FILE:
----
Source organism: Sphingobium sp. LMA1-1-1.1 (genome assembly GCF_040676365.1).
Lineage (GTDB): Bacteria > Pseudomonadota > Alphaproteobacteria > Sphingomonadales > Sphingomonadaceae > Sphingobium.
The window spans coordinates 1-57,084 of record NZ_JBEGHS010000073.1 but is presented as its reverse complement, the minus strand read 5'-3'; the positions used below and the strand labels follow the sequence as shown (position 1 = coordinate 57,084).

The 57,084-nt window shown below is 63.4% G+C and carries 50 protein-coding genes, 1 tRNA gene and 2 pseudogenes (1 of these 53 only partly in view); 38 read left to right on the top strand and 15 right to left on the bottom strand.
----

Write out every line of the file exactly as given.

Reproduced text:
Source organism: Sphingobium sp. LMA1-1-1.1 (genome assembly GCF_040676365.1).
Lineage (GTDB): Bacteria > Pseudomonadota > Alphaproteobacteria > Sphingomonadales > Sphingomonadaceae > Sphingobium.
The window spans coordinates 1-57,084 of record NZ_JBEGHS010000073.1 but is presented as its reverse complement, the minus strand read 5'-3'; the positions used below and the strand labels follow the sequence as shown (position 1 = coordinate 57,084).

The 57,084-nt window shown below is 63.4% G+C and carries 50 protein-coding genes, 1 tRNA gene and 2 pseudogenes (1 of these 53 only partly in view); 38 read left to right on the top strand and 15 right to left on the bottom strand.